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New guidance from the SEC nudges public companies to consider how forthcoming they should get about the costs and overall effects of potential and actual IT breaches.
Sarah Johnson, CFO.com | US
November 3, 2011
Two months after EMC disclosed that its security division had experienced "an extremely sophisticated cyberattack" — putting its popular RSA SecurID tokens and the data-security needs of its corporate customers that use the authentication tools at risk — the Securities and Exchange Commission questioned whether EMC was holding back. In a comment letter, the regulator asked how the cost of protecting the storage giant against future breaches affected its financial results.
In response, Denis Cashman, EMC's chief accounting officer, insisted that costs related to IT fixes and reeducating the company's employees on security matters did not amount to "a material impact" on EMC's first-quarter results. In other words, the company did not technically need to explain to investors how the losses that were felt in one of its divisions from this one incident affected the entire company. Cashman told the regulator EMC would continue to assess the effect of the attack and "will include a discussion of such impact as appropriate in future filings."
The discussion in May reflects a rare back-and-forth between the SEC and its registrants over cybersecurity-risk disclosures. Following its issuance of new guidance last month, however, these exchanges could increase in number. The SEC previously hadn't spelled out its expectations for how publicly traded companies should address cyberattacks in its regulatory filings, although the agency has always required companies to discuss the major risks and incidents that materially affect their business. Companies are already subject to state regulations for disclosing data breaches that could affect consumers' privacy, but have not explicitly been required to consider investors' need to know similar information.
The new SEC guidelines don't change any existing rules, but instead clarify that companies need to consider cybersecurity risks when they determine which of "the most significant factors that make an investment in the company speculative or risky" to include in their regulatory filings.
The guidance has been a long time coming. Earlier this year, five senators pressed the commission to come up with guidelines. In a letter to SEC chairman Mary Schapiro, they cited a 2009 survey that found 38% of Fortune 500 companies did not include the possibility of their being exposed to private- or data-security breaches in documents submitted to the commission. Indeed, a couple of years ago, "there was a general sentiment that the SEC staff really didn't know the extent of cyberattacks at both public companies and other regulated entities," says John Stark, who founded the SEC's Office of Internet Enforcement and now works at Stroz Friedberg, a digital-risk management consultancy.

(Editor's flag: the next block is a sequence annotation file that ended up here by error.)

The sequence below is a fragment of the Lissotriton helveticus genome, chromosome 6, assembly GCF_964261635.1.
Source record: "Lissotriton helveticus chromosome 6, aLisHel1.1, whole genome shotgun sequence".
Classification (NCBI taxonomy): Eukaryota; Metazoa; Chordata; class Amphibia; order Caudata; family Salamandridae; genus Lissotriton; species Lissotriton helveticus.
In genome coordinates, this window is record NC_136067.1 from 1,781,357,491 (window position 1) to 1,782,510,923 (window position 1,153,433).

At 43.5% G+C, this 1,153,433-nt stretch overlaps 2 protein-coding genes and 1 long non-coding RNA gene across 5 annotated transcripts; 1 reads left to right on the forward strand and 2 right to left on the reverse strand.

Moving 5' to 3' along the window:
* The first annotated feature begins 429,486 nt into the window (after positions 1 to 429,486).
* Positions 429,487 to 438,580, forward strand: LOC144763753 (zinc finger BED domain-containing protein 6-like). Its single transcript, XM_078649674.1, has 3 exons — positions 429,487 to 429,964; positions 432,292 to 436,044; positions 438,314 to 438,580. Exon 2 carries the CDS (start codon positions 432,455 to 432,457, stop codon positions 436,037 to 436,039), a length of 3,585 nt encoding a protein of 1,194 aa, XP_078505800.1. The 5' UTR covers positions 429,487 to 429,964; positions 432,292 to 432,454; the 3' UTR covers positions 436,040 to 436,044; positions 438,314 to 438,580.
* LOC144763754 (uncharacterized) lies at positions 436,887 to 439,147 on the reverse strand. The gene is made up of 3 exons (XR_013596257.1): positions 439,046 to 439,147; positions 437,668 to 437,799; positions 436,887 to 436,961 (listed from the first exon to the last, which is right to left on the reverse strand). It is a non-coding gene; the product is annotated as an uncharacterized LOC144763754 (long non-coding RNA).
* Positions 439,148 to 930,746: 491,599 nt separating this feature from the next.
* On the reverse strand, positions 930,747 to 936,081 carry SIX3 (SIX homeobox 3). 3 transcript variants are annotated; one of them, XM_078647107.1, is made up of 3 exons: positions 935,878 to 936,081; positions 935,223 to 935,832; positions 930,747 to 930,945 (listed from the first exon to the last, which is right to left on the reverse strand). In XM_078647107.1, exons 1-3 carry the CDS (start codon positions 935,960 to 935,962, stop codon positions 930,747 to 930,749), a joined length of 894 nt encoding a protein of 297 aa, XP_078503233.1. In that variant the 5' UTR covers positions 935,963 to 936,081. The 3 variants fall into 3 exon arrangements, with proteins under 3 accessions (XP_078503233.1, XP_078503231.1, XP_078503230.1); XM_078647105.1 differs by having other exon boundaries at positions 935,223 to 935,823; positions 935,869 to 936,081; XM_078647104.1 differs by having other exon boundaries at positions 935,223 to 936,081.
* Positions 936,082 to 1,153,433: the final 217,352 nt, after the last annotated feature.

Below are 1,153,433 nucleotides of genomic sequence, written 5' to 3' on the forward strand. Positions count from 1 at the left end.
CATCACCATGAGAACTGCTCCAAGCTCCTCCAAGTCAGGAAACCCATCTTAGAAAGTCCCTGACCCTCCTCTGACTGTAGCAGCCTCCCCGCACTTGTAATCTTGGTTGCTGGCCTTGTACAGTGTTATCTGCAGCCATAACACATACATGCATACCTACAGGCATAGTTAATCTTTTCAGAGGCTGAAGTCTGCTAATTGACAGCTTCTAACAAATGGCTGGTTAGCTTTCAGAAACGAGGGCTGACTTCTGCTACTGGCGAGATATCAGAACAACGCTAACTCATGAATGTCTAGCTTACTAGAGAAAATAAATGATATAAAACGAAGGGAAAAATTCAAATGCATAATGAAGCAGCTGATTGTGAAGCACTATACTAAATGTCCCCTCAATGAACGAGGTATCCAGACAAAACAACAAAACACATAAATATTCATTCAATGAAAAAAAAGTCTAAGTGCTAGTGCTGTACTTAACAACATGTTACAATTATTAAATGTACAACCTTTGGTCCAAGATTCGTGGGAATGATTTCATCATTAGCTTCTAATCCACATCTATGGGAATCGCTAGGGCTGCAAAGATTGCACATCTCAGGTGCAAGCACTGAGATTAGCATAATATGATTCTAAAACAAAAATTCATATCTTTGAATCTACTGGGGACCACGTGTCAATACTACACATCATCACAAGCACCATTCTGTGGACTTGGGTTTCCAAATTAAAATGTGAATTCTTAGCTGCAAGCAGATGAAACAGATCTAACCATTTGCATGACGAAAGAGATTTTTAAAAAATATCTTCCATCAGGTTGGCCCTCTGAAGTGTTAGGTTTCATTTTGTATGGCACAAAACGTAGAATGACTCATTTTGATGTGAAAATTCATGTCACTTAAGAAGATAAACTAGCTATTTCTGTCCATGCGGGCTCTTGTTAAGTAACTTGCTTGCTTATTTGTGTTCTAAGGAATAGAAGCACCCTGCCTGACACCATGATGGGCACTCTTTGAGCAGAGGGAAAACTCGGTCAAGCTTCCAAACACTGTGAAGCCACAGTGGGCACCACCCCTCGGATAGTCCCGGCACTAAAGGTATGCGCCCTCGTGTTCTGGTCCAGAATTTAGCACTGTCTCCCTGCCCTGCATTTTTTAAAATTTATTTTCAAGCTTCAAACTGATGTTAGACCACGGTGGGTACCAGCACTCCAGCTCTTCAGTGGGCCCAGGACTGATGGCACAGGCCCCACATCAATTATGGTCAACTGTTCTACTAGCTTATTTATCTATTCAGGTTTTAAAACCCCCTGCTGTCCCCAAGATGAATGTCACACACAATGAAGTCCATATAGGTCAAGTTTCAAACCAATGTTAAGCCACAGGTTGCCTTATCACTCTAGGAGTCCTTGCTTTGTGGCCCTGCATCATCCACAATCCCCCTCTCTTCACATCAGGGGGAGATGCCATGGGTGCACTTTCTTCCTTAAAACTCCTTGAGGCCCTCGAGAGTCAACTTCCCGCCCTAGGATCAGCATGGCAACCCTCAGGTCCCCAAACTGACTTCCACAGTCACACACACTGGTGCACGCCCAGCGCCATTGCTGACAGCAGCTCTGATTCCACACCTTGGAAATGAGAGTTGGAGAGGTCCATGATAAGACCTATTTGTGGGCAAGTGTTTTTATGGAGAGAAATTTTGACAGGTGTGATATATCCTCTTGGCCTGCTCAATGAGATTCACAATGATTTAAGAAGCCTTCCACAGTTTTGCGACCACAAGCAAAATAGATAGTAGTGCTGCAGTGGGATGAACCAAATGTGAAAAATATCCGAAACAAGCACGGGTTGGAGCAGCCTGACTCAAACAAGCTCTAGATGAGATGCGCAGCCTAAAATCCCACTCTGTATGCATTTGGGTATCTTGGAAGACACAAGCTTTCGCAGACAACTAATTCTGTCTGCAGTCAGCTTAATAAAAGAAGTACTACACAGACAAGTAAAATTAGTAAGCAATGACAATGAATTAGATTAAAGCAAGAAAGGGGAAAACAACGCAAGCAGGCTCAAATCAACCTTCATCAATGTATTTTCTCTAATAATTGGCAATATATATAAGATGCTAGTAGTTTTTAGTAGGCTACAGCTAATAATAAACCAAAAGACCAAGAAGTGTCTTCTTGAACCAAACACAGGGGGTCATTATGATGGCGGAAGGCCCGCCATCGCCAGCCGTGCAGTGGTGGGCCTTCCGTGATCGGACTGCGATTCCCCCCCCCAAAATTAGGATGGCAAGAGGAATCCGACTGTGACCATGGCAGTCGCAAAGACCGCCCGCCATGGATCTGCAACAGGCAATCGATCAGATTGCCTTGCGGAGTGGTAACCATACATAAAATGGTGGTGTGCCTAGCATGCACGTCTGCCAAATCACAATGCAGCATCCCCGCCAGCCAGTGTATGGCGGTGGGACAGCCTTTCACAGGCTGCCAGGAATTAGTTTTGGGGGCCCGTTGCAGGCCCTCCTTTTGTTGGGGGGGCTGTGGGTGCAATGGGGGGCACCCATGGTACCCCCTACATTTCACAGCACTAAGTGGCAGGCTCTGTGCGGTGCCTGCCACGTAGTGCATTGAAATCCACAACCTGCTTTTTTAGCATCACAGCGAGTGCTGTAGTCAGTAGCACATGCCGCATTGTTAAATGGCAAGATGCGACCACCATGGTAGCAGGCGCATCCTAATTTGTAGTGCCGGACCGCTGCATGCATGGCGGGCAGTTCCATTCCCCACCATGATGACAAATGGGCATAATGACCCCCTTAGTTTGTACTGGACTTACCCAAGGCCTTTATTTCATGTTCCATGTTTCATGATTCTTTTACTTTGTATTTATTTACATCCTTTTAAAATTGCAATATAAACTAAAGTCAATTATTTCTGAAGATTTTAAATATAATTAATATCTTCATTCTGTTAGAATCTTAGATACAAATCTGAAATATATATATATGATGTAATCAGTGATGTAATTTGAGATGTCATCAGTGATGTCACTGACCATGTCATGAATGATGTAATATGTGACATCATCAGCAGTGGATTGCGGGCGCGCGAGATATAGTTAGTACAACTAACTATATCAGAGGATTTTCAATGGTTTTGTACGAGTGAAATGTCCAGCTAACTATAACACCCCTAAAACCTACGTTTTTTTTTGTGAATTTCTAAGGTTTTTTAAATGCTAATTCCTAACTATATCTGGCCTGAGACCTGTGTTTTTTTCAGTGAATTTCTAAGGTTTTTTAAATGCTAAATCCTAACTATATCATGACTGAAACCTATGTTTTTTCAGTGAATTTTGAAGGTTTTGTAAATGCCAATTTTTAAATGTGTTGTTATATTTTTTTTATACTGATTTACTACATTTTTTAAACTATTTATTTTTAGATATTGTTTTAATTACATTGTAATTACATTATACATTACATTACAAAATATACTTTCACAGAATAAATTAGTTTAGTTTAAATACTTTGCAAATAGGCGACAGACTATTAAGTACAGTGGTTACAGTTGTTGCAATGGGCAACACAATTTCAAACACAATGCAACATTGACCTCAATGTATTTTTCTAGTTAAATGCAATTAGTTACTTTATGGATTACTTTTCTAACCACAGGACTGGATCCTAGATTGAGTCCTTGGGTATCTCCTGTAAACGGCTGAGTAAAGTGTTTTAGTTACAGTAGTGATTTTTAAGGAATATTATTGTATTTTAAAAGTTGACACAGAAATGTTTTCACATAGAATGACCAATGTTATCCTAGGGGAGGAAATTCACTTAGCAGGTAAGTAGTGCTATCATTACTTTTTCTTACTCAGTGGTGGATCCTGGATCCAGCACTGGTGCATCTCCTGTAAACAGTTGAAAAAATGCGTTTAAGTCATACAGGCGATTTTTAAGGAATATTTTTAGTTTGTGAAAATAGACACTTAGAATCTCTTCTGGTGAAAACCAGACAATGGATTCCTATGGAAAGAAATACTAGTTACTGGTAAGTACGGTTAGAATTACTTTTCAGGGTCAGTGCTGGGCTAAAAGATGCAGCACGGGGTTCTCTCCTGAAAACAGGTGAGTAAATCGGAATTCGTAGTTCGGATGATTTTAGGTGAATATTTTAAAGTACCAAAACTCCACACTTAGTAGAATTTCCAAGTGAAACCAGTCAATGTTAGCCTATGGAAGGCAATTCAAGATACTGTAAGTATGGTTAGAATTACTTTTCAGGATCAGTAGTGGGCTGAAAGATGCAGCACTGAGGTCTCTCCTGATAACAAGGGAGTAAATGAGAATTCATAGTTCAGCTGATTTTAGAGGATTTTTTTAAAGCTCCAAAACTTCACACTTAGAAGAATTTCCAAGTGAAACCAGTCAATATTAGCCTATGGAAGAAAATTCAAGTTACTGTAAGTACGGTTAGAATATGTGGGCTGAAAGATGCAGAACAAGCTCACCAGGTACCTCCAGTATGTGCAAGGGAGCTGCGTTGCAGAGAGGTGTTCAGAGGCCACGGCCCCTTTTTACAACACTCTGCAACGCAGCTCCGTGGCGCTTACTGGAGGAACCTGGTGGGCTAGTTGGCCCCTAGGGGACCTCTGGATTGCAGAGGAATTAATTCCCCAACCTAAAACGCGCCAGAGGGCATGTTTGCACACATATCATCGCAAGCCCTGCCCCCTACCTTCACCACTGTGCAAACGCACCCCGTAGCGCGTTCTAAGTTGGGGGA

Despite some clarification, the guidance will still cause some head-scratching for CFOs as they debate what type of information to include, particularly in the short time following a cyberattack when its full impact has not yet been felt. Companies hire Stark's firm to investigate possible attacks, often before any disclosure is made to the public or even the board of directors. It may take a while to find out whether the incident is relatively innocuous or a sophisticated malware attack. The new SEC guidance is "another huge burden on a public company to be full, fair, and accurate and not misleading when they're not even sure exactly what happened," Stark says. "They don't want to say they're not sure because it makes them look weak, but the reality is it's very hard to know."
It's also hard for companies to determine how extensive their disclosures should be. The SEC doesn't want to read about generic risks that could apply to any company, and the agency also doesn't want too many specifics. "We are mindful of potential concerns that detailed disclosures could compromise cybersecurity efforts — for example, by providing a 'roadmap' for those who seek to infiltrate a registrant's network security," the SEC wrote.
The seven-page document says companies that have suffered an attack should consider including the cost of replacing stolen assets, repairing IT systems, implementing protection services, and hiring third parties to make amends. Companies may also need to highlight lost revenues from failing to retain or win over new customers as the result of an IT breach.
All companies should at least consider the guidance but refrain from being overly forthcoming just because the SEC has new guidance, according to Howard Berkenblit, a partner at law firm Sullivan & Worcester LLP. "If there's nothing unique and not particularly material to your company, you don't have to disclose anything," he says.
Moreover, providing new information could suggest a small problem or risk is actually a big deal. "You could imply something is more material than it is if you include in the document," says Berkenblit.